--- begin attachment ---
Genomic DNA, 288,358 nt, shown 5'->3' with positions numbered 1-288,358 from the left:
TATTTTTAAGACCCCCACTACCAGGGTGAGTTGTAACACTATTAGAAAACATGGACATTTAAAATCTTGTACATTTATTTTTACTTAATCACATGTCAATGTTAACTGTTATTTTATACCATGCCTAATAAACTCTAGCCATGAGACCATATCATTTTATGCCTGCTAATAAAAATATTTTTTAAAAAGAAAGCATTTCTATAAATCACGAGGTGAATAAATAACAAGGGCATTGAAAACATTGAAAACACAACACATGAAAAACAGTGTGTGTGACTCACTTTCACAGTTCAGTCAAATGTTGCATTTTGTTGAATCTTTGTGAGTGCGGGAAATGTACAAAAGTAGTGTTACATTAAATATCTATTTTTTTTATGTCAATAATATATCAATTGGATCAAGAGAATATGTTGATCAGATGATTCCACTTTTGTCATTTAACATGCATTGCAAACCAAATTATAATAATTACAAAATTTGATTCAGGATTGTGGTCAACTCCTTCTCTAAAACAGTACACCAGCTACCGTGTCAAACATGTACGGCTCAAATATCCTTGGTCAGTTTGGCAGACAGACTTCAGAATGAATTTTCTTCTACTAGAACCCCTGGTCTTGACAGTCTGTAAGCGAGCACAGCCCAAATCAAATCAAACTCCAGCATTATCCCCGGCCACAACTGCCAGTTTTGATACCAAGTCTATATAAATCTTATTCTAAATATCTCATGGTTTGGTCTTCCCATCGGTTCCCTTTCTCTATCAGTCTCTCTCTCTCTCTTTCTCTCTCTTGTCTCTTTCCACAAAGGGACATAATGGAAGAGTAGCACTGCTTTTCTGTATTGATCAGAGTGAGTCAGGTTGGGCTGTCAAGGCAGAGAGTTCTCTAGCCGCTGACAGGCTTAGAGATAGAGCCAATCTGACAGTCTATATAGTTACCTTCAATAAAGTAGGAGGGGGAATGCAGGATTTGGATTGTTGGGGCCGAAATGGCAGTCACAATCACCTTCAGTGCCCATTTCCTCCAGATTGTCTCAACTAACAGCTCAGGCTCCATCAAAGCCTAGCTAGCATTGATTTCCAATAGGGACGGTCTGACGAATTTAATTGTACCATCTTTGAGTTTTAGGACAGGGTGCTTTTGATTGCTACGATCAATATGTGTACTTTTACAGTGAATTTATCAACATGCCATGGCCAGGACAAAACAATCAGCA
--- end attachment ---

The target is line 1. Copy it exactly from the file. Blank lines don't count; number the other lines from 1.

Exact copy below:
Genomic DNA, 288,358 nt, shown 5'->3' with positions numbered 1-288,358 from the left: